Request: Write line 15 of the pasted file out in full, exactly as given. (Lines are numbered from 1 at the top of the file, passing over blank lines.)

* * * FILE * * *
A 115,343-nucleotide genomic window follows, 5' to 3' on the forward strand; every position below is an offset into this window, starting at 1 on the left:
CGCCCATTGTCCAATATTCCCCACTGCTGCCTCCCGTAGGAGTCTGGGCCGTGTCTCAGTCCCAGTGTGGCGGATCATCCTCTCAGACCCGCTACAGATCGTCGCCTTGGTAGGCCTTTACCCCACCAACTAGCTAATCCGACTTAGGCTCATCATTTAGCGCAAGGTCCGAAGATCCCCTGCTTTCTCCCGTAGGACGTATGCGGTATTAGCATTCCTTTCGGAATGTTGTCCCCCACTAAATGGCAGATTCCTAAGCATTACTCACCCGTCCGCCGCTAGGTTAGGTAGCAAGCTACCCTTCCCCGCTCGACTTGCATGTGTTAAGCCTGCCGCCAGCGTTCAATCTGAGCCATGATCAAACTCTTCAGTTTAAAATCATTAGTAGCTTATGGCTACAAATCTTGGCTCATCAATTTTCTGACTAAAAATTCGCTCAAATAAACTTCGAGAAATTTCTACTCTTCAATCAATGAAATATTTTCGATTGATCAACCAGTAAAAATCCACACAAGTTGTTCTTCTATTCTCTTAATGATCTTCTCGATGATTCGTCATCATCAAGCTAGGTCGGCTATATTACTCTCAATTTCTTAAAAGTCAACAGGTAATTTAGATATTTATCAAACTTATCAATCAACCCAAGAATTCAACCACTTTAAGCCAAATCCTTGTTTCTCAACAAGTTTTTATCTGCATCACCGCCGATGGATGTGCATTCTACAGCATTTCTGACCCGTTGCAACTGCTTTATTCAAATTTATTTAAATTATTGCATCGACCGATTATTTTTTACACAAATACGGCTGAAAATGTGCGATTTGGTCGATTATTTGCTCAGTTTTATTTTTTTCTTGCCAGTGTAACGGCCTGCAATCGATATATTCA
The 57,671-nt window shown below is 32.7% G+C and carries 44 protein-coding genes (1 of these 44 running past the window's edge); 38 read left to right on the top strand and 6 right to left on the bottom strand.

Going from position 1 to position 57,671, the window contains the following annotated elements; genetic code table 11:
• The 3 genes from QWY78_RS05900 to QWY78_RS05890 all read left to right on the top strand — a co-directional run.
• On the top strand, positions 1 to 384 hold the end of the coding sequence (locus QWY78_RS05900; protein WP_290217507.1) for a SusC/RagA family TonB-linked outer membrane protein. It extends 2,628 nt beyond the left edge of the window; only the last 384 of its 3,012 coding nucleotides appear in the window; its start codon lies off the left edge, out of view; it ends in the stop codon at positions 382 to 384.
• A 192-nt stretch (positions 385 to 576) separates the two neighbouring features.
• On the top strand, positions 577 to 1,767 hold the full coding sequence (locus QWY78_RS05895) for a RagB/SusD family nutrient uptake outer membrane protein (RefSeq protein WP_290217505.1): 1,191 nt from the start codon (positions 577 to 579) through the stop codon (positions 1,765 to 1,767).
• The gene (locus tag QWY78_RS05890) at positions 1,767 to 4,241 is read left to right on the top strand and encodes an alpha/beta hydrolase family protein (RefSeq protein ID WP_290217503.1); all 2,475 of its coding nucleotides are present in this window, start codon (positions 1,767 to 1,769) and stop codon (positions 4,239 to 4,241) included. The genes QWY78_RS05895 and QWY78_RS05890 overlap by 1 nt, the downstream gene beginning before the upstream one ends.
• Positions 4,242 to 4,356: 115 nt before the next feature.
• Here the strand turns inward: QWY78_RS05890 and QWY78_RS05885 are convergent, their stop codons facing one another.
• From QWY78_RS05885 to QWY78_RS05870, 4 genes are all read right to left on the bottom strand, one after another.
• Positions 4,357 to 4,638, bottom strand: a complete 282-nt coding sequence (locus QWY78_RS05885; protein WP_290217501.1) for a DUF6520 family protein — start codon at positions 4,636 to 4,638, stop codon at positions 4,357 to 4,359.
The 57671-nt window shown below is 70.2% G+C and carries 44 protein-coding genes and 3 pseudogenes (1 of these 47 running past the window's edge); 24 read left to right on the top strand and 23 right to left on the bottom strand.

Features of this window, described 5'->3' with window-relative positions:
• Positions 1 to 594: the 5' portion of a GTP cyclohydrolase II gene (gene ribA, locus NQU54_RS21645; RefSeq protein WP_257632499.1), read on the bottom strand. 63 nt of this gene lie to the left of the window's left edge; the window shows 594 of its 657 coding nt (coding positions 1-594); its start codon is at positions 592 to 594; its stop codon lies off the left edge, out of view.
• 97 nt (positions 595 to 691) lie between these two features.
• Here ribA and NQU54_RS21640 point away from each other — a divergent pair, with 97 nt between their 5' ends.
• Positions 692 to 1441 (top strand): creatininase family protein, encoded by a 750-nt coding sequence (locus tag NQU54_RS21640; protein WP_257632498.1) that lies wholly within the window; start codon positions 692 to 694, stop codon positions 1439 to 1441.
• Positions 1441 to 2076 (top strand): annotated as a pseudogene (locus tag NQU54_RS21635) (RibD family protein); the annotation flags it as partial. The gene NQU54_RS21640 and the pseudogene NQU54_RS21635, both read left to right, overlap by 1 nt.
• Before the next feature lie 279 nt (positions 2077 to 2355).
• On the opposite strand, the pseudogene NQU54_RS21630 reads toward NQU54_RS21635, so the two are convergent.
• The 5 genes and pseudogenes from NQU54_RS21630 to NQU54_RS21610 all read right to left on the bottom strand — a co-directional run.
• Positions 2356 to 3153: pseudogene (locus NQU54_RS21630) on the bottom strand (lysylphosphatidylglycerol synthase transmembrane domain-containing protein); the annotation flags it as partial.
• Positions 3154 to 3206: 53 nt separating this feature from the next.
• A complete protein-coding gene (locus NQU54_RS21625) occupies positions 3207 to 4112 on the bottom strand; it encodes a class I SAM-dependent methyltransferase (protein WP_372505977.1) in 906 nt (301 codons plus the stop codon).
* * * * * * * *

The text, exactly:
Features of this window, described 5'->3' with window-relative positions: